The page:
TL; DR: Learn development languages from the comfort of your web browser with Code School. Originally a side project of a Florida dev shop, the online learning program has reshaped how developers master new skills. In addition to video courses themed with zombies, road trips, and video games, Code School offers an interactive learning space with instantaneous feedback. More than 2 million people have taken one of their 60-plus courses, with both professional and wannabe developers using Code School to learn a new language, start a side project, get a promotion, or even change careers.
Who better to teach the CSS tricks of flexbox than Scooby Doo? Of course, Game of Thrones should be the go-to resource for learning ASP.NET, right?
Whether it’s teaching Angular 2 through Tron or SVGs with Dr. Seuss, Code School takes inspiration from leading entertainers in pop culture to explain some of the Internet’s most difficult technologies and programming languages.
About five years ago, a web development shop in Orlando, Florida, found themselves surrounded by Ruby on Rails website projects. Wanting to encourage fluency in the language, the developers created an online video course — called Rails for Zombies.
“It was this huge hit in this small niche and snowballed from there,” according to Marketing Specialist Nick Roberts. Developers kept adding Ruby for Zombies courses, and the demand continued to grow. Code School raised three times more than their goal in a Kickstarter campaign that funded iOS development courses and an in-browser simulator that illustrates what your code is doing as you type.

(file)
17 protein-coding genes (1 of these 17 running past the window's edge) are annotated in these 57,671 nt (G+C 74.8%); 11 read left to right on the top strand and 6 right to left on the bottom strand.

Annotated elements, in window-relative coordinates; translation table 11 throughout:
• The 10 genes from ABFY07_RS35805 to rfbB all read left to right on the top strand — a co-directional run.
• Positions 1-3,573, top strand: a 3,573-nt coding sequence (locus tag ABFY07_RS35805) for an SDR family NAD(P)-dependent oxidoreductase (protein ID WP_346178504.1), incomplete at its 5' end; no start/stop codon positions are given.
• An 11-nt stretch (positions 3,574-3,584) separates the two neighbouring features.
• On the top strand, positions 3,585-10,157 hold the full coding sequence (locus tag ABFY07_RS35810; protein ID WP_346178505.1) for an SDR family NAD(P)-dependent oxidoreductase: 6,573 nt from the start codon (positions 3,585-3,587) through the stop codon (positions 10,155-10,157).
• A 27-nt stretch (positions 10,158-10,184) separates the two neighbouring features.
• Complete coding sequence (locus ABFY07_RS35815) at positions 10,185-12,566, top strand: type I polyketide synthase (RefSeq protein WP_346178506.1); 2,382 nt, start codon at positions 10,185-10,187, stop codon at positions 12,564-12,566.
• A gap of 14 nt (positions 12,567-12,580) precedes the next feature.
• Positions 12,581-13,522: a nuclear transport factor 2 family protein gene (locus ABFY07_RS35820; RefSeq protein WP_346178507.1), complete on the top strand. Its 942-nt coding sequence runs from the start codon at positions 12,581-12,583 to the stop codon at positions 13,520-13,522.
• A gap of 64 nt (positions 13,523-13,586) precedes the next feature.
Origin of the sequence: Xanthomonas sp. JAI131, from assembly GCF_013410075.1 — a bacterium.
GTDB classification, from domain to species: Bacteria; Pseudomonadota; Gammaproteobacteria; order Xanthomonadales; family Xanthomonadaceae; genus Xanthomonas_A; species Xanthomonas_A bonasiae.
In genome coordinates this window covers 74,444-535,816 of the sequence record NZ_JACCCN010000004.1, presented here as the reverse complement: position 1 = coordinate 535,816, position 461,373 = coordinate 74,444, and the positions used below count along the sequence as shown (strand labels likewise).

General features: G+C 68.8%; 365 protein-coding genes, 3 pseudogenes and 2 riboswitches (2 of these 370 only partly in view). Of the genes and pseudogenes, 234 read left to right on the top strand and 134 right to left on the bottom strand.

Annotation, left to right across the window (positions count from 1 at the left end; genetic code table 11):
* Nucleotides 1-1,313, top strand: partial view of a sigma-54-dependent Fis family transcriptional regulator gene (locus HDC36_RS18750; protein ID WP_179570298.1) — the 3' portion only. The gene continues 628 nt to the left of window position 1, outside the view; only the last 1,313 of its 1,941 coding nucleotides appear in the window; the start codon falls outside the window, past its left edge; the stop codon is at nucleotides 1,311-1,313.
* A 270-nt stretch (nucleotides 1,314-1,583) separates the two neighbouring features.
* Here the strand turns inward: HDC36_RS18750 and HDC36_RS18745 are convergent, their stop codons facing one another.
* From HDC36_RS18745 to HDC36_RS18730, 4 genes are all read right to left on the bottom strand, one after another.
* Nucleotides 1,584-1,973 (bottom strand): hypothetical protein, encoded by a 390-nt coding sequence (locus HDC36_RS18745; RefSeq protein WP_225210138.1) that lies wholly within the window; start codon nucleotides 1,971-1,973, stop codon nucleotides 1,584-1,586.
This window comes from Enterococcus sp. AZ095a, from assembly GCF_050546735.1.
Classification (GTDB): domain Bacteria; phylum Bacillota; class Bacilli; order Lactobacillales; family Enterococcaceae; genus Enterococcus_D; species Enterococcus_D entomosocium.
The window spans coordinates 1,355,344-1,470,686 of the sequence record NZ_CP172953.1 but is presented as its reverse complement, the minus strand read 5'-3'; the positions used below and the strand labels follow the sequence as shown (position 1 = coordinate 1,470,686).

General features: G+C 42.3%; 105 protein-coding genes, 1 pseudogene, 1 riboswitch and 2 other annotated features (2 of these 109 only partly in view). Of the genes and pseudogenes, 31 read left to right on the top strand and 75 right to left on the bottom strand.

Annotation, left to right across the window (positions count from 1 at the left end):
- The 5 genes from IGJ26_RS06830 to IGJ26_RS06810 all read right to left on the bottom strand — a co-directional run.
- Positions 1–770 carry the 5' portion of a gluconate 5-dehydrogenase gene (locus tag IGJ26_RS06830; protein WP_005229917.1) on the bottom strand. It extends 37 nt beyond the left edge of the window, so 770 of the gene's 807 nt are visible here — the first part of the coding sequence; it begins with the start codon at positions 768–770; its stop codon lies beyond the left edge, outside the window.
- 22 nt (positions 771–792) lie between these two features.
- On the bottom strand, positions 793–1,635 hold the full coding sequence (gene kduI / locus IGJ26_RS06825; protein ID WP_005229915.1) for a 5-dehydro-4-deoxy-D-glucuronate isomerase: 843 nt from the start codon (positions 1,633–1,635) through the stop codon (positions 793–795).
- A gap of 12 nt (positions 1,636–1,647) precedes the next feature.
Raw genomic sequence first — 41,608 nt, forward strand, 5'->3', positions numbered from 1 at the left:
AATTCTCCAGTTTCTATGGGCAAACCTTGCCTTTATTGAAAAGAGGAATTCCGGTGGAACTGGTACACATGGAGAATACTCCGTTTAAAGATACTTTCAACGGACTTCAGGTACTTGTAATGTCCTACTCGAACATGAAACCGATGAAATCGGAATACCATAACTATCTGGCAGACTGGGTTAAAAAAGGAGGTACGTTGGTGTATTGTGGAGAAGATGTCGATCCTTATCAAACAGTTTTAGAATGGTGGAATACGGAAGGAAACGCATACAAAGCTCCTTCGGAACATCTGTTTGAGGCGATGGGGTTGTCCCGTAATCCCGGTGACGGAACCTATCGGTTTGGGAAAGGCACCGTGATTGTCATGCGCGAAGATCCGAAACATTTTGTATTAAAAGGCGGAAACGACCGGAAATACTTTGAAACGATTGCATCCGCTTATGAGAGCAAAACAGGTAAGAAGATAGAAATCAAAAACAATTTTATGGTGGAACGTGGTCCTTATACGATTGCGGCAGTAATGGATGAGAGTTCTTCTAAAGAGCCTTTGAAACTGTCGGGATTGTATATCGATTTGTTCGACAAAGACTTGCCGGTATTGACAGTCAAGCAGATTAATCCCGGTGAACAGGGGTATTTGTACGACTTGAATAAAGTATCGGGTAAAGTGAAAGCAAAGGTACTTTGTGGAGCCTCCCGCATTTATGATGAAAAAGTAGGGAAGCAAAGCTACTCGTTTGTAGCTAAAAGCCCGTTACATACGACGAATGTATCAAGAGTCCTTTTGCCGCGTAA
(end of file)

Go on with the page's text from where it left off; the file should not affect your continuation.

Now, Code School runs 60-plus courses that span everything from HTML to SQL, with millions of learners having accessed at least one of the courses.
“Most of our users come to us because we take these sometimes intimidating topics and break them down into something you can just click on, watch casually, and have fun with,” Nick said.
From Zombies to Monty Python: 4 Top Courses and How They’re Created
Until Code School, many of the online learning opportunities for aspiring web developers consisted of intimidating, text-heavy tutorials with snippets of code scattered throughout.
“The barrier to entry was kind of high,” Nick said. “We were among the first to have entertaining and gamified videos where you’re being asked trivia questions about what you just watched as opposed to reading something and through rote memorization going back and reproducing it. That fun, spirited attitude has been baked into what we’ve done since the beginning.”
Most Code School courses take between three and four hours to complete and comprise several videos each lasting only a few minutes. Instructors talk to the camera in front of a green screen, which is later replaced by various animations, notes, graphics, and examples.
Once the information is shared, videos lead into interactive challenges where learners code directly into the browser. The interface validates the code in real time and provides feedback based on what you input.
“We’ve gotten pretty good at guessing why you’re doing something incorrectly,” Nick said, adding that Code School will point you to resources to help you understand your mistake or the concept as a whole.
Code School averages 10 to 12 new courses each year. They pick out subject matter six to nine months in advance based on user feedback and trends in the industry. Instructors — who specialize in the language being taught — work with Code School developers to craft the course and coding challenges.
“We continually maintain our courses and challenges so the things we’re asking are still relevant,” Nick said. “We work full time to make sure we stay up to date with changes and updates in the language.”